- This study explored reasons for acquired resistance to the CDK4/6 inhibitor ribociclib in five women with estrogen receptor (ER)–positive, HER2-negative advanced breast cancer
- Examination of paired biopsies (obtained before treatment and at the time of progression) showed that acquired loss of RB, PTEN or both were potential drivers of resistance to ribociclib in four of the cases
- Four of five pretreatment biopsies (for one, data were unavailable) showed the tumors harbored additional PI3K pathway alterations (in either PIK3CA or AKT1)
- Some patients progressing on CDK4/6 inhibitors who have loss of PTEN may have diminished response to PI3Ka inhibitors
Three different CDK4/6 inhibitors—palbociclib, ribociclib and abemaciclib—are approved by the FDA as standard therapy in combination with endocrine therapy for women with estrogen receptor (ER)–positive, HER2-negative advanced breast cancer. However, as with other targeted therapies, patients typically acquire resistance.
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Having lead a phase I study of ribociclib plus letrozole in this setting, Dejan Juric, MD, of the Mass General Cancer Center, and colleagues explored reasons for acquired resistance to CDK4/6 inhibitors. Their report appears in Cancer Discovery.
Acquired Loss of RB and PTEN Expression
For five patients treated in the trial at Mass General, the researchers were able to collect biopsies before treatment and at tumor progression. Two patients had loss of RB at progression, one had loss of PTEN and one had loss of both.
PTEN Loss Induces Resistance to CDK4/6
RB loss had already been evaluated in preclinical studies, but the team wanted to determine whether PTEN loss is a genuine mechanism of resistance to CDK4/6 inhibitors. They used gene-editing approaches to develop PTEN-deficient ER-positive breast cancer cells and also studied a PTEN-deficient mouse model of breast cancer.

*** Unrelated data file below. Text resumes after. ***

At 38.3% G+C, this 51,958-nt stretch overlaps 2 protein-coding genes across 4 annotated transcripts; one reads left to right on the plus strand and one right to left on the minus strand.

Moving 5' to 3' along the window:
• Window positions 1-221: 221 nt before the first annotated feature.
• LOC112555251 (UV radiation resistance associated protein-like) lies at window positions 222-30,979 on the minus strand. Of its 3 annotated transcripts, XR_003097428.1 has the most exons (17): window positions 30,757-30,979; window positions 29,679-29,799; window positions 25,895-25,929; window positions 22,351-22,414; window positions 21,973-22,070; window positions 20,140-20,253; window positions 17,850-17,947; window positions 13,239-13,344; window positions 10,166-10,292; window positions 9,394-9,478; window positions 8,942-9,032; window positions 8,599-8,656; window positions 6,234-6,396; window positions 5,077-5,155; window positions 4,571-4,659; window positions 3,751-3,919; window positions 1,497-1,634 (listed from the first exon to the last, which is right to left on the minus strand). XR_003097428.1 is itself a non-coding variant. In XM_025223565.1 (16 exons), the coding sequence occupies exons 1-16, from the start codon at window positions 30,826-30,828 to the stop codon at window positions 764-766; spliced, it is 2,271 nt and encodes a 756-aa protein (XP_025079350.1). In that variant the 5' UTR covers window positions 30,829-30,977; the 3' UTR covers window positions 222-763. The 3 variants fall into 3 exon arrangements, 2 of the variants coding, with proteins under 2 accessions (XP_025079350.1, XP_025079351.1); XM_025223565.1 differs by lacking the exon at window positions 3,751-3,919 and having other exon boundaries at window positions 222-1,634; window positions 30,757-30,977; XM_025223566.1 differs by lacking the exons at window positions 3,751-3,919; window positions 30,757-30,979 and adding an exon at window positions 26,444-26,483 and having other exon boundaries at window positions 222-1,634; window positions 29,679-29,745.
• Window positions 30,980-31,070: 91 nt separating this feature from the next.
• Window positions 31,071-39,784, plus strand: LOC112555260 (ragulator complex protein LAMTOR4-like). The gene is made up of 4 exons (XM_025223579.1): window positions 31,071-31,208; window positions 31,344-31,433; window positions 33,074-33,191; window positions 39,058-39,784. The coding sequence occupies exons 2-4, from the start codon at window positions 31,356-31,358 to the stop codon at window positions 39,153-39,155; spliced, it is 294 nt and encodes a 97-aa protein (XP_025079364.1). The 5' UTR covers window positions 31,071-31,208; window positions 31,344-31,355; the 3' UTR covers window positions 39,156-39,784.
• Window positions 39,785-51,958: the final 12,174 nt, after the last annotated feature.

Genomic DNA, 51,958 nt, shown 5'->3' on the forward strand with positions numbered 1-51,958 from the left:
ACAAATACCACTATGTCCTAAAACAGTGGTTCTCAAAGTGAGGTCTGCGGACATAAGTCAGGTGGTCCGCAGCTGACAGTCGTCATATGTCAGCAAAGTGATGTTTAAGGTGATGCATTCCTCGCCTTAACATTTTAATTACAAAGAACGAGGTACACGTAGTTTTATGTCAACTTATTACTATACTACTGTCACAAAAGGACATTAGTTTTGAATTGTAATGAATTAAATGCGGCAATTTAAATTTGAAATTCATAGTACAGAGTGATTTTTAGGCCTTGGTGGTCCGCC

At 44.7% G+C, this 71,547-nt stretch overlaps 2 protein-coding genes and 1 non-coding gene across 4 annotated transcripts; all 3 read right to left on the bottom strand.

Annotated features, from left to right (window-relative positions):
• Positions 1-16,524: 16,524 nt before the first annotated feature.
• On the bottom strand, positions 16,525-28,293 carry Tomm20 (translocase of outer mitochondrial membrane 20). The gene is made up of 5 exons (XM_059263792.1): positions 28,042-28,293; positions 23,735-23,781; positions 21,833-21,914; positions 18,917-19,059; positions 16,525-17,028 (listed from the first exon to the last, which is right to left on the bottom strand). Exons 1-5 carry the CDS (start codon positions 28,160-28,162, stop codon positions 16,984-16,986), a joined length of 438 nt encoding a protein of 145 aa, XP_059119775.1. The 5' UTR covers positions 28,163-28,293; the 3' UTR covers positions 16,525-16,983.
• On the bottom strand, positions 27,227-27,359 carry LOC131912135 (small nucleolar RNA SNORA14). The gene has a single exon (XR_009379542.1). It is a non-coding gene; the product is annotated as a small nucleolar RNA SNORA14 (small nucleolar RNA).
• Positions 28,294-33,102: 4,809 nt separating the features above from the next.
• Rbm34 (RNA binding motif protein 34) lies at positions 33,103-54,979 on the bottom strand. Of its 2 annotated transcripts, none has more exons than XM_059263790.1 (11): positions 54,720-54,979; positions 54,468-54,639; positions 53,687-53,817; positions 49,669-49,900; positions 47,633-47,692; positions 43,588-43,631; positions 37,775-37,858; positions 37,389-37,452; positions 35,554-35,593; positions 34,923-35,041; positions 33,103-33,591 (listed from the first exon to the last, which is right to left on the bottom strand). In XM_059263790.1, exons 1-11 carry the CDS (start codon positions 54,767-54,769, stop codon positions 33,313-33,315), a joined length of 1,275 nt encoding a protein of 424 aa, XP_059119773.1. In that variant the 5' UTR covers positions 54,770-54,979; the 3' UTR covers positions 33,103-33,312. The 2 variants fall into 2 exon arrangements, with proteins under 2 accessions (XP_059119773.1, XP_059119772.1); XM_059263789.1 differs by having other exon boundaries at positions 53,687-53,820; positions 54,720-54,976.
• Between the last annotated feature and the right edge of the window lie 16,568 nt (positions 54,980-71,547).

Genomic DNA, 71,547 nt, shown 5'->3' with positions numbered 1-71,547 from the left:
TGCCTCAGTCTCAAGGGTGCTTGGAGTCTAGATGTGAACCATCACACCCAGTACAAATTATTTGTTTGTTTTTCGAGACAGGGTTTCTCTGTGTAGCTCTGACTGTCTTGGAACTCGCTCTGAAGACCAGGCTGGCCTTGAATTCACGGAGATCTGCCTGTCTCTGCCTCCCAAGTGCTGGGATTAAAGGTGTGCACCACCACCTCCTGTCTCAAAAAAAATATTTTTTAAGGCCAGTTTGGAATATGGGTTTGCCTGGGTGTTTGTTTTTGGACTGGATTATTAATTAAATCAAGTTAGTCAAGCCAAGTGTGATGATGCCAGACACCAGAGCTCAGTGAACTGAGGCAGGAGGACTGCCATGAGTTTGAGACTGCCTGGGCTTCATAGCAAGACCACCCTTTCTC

In the cells, increased AKT activation mediated resistance to CDK4/6 inhibitors, and selective AKT inhibitors restored sensitivity both in vitro and in vivo.
In the paired biopsies, loss of PTEN expression correlated with exclusion of p27 from the nucleus, leading to increased activation of CDK4 and CDK2. Four of five pretreatment biopsies (for one, data were unavailable) showed the tumors harbored additional PI3K pathway alterations (in PIK3CA or AKT1).
Implications for Treatment Sequencing
Some patients progressing on CDK4/6 inhibitors who have loss of PTEN may have diminished response to PI3Kα inhibitors. This is of concern because the PI3Kα inhibitor alpelisib is now approved as second-line treatment for PIK3CA-mutated ER-positive breast cancer.
In contrast, breast tumors with RB loss may derive benefit from PI3Kα inhibitors comparable to that of cancers not exposed to CDK4/6 inhibitors.
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